Other gains came from computers, electronics and electrical goods.
Durable goods orders surged by 4.7% in June, scoring the highest increase since a pandemic-induced rebound in July 2020 when they rose by 9.8%. June’s increase follows an upwardly revised 2% rise in May (previously 1.8%) and handily beat expectations for a 1.3% gain.
Not only was the sequential month-to-month gain striking, but in level terms, June’s orders of $302.5 billion represents a new record high for this data series (since 1992) and eclipses the previous high in July 2014, which was likely influenced by aircraft orders.
Nondefense aircraft orders soared by 69% in June as Boeing was a major beneficiary of the Paris Air Show held last month. Boeing announced new orders for 304 commercial aircraft, a multiple of more than four times the 69 orders booked in May. One South Asian carrier alone accounted for 290 plane orders. June represented the highest number of airplane orders in 10 years since July 2014.
Even when you discount the upward surge in commercial aircraft orders, durable goods orders ex-transportation rose by a healthy 0.6% in June after a similar sized 0.7% rise in May. That compares to an average of no growth per month over the previous 12 months. Orders for motor vehicles and parts contributed positively in June, adding 0.3%.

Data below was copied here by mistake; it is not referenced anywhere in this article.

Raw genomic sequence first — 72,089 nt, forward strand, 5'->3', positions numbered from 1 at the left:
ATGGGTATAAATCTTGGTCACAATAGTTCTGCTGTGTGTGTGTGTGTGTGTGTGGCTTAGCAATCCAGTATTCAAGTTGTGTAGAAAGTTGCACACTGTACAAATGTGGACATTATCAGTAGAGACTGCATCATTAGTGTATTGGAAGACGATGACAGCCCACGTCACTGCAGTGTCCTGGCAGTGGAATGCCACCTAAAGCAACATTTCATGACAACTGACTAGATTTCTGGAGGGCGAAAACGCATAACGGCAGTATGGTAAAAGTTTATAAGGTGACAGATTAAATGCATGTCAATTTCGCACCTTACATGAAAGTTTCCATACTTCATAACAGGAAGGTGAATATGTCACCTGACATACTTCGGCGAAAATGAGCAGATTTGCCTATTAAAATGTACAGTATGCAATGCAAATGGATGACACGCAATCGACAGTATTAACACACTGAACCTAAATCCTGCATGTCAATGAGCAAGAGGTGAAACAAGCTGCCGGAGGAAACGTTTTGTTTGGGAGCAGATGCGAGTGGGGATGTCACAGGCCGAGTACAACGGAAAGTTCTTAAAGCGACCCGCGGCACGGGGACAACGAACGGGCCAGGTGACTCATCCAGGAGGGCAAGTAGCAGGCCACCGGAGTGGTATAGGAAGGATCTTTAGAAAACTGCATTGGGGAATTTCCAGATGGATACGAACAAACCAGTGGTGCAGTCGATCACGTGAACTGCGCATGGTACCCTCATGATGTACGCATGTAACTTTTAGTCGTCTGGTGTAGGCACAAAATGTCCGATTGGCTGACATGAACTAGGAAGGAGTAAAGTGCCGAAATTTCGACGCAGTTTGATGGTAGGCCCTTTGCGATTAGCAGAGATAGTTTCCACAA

The largest gains in June came from orders for computers and electronics, plus electrical equipment, each rising 1.5%. Thank chatGPT and the surge in construction for manufacturing facilities associated with the Inflation Reduction Act. Fabricated metals and primary metals orders rose 1.3% and 0.9%, respectively. Machinery orders posted a slight increase of 0.1%.
Even business leaders are seeing a little more optimism than a few quarters ago based on the trend improvement in core capital goods orders. On an annualized basis for the quarter, core capital goods orders which exclude aircraft rose 2.6% in the second quarter, an improvement from 2.3% in the first quarter and –1.0% in the fourth quarter of 2022. The level of core capital good- reached a new high of $74.1 billion in June. The just-reported second quarter GDP data showed business spending up 7.7% on a seasonally adjusted annual rate basis from 0.6% in the previous quarter.
The resiliency in the orders data, combined with the improvement in inflation, suggests a soft landing is more probable now than it was a few months ago.
The resiliency in the orders data, combined with the improvement in inflation, suggests a soft landing is more probable now than it was a few months ago. In particular, the pickup in core capital goods orders, a forward indicator of business spending, points to reduced recession odds.